“relieved” of the command of the same army, and General Burnside
was put in his place; and then came the mournful defeat at Fredericksburg
on the 13th of December.
Here is Malvern Hill
against Bull Run
; here are South Mountain
But General McClellan
was practically dismissed from the army, with every mark of ignominy and disgrace, and General Burnside
and General Pope
are now, and always have been, in honorable and responsible military commands.
We have nothing to do with these two last-named officers, nor do we care to discuss the policy of the Administration towards them; but it is unjust and unreasonable that the tenderness and consideration which have been so liberally extended to them should be so utterly withheld from General McClellan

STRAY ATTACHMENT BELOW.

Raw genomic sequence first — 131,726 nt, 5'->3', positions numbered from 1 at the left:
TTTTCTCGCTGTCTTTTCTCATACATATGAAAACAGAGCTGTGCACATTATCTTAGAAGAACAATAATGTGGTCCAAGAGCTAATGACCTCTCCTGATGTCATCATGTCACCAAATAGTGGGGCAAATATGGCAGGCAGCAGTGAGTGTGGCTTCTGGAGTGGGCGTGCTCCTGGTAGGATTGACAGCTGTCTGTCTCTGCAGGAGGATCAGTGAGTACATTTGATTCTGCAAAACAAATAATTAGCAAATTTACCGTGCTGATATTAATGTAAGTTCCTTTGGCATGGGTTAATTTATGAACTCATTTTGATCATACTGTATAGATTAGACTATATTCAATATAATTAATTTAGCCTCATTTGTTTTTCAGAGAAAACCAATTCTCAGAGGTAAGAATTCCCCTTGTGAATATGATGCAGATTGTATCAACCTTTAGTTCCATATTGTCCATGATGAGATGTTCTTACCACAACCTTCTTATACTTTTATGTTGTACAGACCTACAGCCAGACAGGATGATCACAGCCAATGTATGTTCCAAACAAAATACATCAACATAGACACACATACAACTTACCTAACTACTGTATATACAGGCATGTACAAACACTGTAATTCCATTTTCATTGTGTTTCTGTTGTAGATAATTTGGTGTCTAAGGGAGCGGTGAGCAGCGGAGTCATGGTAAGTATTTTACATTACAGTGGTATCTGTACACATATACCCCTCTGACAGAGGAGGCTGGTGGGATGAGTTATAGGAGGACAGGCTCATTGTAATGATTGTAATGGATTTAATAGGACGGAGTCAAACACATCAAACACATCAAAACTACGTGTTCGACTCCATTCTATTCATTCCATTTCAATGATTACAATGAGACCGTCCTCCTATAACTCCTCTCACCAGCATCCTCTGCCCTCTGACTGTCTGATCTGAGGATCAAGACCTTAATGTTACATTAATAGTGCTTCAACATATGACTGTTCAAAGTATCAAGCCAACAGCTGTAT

, and that he should be disgraced for his victories while they are rewarded, or at least forgiven, for their defeats.
He asks no favors; but he has a right to demand consistency and justice.
In the next place, General McClellan
has always had the love and trust of the soldiers he has commanded, and, with a few exceptions, has enjoyed the respect, confidence, and affection of the officers who have served under him. At this moment his name is a tower of strength with the Army of the Potomac.
This is an important fact, a weighty piece of evidence in his behalf.
Upon the merits of a general in command, the opinion of the army which serves under him is of far more value than the opinion of the public.